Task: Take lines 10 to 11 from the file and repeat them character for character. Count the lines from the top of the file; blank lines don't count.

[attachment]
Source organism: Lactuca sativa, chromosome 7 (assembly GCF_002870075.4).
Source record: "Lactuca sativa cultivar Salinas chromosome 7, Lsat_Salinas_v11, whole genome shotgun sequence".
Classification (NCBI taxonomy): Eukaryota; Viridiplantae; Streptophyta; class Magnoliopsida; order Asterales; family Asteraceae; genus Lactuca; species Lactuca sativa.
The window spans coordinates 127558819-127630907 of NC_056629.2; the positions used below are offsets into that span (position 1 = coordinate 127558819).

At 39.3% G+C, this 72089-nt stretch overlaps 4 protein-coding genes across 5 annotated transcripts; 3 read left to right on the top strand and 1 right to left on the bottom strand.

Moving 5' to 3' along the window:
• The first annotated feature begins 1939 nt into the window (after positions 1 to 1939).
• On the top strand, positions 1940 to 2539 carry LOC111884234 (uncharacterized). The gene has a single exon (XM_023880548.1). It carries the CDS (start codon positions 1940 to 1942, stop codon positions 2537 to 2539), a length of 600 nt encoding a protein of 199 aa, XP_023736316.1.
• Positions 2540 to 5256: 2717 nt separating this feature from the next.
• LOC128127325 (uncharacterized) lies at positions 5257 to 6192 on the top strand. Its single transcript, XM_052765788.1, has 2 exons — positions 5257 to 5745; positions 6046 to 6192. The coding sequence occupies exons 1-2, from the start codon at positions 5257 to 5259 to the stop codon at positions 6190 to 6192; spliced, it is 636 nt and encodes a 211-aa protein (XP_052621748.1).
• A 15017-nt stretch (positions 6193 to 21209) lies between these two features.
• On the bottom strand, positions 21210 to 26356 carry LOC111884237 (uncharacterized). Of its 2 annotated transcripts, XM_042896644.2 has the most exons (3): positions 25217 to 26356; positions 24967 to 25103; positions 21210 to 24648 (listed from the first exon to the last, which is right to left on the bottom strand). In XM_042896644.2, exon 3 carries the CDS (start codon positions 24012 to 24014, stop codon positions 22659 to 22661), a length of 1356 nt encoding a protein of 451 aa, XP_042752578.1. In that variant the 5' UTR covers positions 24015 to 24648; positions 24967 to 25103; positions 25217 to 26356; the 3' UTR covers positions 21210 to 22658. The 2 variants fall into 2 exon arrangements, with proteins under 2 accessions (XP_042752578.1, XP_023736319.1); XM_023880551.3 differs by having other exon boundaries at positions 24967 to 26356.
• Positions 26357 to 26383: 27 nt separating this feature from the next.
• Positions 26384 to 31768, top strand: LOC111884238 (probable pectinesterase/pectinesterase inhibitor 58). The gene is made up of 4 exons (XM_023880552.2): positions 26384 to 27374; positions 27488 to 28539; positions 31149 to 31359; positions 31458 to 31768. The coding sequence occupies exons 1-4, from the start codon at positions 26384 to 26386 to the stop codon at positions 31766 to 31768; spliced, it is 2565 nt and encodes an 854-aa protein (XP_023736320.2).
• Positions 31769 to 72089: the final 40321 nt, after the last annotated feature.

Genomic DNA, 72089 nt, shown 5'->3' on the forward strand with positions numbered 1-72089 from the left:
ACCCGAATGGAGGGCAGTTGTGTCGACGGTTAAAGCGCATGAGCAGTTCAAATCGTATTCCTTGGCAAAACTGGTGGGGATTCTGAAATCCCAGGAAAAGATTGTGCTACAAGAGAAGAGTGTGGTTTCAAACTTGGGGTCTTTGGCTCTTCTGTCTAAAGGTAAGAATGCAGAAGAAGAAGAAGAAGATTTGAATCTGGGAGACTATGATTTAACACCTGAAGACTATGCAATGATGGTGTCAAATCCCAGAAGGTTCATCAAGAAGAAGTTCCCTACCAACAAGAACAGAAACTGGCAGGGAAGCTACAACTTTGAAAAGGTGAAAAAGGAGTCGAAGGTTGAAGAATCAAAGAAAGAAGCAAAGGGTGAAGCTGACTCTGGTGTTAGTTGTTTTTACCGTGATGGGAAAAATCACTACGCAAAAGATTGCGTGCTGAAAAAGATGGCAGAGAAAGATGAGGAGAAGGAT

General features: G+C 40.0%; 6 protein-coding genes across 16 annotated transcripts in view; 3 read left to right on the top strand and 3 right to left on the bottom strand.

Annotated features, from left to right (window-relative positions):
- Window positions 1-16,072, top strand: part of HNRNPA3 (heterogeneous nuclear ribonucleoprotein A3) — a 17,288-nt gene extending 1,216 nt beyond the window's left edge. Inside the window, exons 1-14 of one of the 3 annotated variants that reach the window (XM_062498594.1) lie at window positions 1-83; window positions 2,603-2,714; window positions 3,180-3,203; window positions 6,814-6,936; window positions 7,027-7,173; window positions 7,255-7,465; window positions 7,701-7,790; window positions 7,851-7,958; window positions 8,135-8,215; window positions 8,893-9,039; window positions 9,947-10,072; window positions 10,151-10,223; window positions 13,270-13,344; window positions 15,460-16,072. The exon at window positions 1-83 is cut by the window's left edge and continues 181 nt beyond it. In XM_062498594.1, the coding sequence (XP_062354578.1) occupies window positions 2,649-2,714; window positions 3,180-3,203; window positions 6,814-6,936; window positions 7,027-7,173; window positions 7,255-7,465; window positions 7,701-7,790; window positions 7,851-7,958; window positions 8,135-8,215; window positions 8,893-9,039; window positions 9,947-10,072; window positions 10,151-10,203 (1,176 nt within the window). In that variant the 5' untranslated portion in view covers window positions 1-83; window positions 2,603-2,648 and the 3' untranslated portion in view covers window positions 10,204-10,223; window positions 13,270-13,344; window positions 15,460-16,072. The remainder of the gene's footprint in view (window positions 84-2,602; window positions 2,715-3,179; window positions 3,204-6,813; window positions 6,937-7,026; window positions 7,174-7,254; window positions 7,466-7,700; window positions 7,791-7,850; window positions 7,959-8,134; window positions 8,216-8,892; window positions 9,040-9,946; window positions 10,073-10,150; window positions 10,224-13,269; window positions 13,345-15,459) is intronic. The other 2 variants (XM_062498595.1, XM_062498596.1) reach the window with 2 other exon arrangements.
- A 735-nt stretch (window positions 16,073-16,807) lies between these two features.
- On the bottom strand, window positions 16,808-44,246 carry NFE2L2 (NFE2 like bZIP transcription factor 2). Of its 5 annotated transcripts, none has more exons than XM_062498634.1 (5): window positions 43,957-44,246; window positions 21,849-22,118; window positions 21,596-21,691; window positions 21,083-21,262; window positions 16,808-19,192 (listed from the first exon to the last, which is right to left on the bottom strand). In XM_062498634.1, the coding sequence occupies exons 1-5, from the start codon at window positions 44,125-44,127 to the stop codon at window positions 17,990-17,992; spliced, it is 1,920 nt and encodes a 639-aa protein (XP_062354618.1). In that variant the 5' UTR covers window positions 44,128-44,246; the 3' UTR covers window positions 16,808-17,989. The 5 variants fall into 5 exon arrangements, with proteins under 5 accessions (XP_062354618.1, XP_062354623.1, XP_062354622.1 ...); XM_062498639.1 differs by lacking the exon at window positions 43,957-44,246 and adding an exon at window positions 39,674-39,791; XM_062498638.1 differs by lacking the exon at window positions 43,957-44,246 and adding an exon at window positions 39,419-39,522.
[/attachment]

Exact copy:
• LOC128127325 (uncharacterized) lies at positions 5257 to 6192 on the top strand. Its single transcript, XM_052765788.1, has 2 exons — positions 5257 to 5745; positions 6046 to 6192. The coding sequence occupies exons 1-2, from the start codon at positions 5257 to 5259 to the stop codon at positions 6190 to 6192; spliced, it is 636 nt and encodes a 211-aa protein (XP_052621748.1).
• A 15017-nt stretch (positions 6193 to 21209) lies between these two features.